College is not in the cards for Seth. He spends his minimum wage on groceries and fakes happiness to distract his mom from the MS they both know will kill her. It’s agony to carry around a frayed love note for a girl who’s both out of his league and beneath his dignity.
Quinn’s finishing high school on top. But that cynical, liberal guy in her social studies class makes her doubt her old assumptions. Challenging the rules now, though, would a) squander her last summer at home, b) antagonize her conservative dad, and c) make her a hypocrite.
Seth and Quinn’s passionate new romance takes them both by surprise. They keep it a secret: it’s too early to make plans and too late not to care. But it’s 1989. As politics suddenly get personal, they find themselves fighting bare-fisted for their beliefs—and each other—in the clear light of day.
I have very mixed feelings towards this book. I could relate a lot to Quinn, yet sometimes I couldn't understand her at all. I thought the classes and the discussions were amazing and if there's one thing I learned from this book, it's that I love politics and that I would really enjoy being in a debate club - even if Quinn despised it.
However, I didn't really care about the characters' relationship. I can't really point out what is lacking in this book, but I couldn't get in the story at some times and it really felt like what it was: me, reading a book. I love to immerge myself completly in a storyline and care for the characters, but there's something about the way it's written that made it impossible for me. This is my main negative point about this book, because it was a recurrent one. Also, not everything made sense, in the way that some actions felt precipitated and unrealistic.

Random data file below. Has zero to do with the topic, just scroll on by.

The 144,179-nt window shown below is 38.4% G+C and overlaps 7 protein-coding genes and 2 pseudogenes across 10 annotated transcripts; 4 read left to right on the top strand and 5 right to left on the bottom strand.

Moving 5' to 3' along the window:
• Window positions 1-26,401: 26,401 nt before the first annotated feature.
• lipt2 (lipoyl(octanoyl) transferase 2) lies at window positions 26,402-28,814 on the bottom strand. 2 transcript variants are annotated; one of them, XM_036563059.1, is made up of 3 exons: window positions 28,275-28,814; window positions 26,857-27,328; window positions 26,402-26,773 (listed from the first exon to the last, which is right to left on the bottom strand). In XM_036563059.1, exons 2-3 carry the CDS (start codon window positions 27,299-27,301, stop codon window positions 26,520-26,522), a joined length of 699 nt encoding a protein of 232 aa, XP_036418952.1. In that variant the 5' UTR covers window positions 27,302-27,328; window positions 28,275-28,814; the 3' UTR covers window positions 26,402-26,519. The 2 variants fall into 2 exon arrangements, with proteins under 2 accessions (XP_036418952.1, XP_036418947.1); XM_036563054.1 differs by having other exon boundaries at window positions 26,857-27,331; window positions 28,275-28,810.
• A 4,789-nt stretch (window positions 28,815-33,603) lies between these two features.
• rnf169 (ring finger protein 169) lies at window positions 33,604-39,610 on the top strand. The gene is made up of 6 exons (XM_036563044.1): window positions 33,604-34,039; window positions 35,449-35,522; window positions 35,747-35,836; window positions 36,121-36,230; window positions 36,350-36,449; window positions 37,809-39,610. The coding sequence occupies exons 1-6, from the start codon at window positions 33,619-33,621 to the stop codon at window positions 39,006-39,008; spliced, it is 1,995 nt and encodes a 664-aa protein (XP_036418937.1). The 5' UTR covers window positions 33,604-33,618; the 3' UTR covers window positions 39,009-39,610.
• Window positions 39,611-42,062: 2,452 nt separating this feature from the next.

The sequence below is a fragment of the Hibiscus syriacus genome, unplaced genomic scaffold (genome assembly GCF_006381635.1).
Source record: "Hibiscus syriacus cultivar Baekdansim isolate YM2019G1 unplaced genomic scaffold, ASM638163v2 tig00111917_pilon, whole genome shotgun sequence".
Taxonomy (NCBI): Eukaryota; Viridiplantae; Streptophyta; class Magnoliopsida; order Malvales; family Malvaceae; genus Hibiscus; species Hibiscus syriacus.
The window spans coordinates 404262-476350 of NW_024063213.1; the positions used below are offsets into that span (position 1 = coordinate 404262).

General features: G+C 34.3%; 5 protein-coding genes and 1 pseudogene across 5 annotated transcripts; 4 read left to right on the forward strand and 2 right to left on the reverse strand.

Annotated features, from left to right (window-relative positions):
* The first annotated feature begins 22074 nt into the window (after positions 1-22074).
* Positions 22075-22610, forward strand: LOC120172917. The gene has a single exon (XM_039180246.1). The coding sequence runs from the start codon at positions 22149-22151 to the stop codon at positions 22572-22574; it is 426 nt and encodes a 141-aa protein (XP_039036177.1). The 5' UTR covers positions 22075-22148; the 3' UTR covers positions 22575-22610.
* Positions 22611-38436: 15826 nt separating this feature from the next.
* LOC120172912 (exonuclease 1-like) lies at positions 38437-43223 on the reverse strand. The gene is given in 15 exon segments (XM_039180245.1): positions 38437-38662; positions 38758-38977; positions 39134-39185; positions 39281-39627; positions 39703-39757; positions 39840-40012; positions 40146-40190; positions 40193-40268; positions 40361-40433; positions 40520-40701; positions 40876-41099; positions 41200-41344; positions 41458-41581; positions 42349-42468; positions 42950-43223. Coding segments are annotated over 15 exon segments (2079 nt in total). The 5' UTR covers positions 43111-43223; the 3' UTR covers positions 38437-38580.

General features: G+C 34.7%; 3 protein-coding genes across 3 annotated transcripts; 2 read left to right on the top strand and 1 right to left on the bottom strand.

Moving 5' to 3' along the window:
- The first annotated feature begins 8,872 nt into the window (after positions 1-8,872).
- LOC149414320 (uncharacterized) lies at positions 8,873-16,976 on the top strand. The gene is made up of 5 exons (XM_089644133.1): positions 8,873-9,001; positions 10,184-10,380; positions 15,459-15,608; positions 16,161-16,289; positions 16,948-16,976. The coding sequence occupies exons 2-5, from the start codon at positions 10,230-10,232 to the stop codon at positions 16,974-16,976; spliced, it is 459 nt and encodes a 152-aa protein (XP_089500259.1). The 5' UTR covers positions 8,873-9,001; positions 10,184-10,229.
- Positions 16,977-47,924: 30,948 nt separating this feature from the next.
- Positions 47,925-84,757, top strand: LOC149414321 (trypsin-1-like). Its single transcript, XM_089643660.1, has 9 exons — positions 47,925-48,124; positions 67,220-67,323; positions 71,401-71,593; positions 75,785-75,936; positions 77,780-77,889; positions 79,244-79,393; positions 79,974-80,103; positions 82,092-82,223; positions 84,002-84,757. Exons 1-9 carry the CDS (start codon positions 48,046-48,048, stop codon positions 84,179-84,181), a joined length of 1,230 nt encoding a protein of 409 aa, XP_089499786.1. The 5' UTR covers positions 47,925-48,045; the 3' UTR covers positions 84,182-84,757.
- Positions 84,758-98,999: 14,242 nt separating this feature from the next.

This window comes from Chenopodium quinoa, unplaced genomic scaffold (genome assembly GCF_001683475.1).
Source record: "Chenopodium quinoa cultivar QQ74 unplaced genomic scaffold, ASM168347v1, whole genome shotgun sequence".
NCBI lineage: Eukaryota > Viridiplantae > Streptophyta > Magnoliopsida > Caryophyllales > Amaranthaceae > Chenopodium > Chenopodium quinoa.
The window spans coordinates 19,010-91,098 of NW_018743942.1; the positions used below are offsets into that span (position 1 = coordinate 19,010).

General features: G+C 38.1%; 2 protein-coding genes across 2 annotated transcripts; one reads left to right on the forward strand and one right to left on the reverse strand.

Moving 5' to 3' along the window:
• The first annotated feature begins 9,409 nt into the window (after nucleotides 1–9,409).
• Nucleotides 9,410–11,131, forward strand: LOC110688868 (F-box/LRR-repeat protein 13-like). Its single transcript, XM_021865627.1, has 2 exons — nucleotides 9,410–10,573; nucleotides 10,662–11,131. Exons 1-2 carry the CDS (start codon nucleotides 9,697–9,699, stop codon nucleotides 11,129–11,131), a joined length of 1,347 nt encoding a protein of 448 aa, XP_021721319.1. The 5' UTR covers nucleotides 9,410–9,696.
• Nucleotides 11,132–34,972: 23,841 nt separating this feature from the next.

I still enjoyed reading this book, but I think there is some work to do related to the way actions are described.
(Thank you NetGalley for providing me with a digital copy of this book in exchange for an honest review.)
I also did an interview with the author, which you can find here.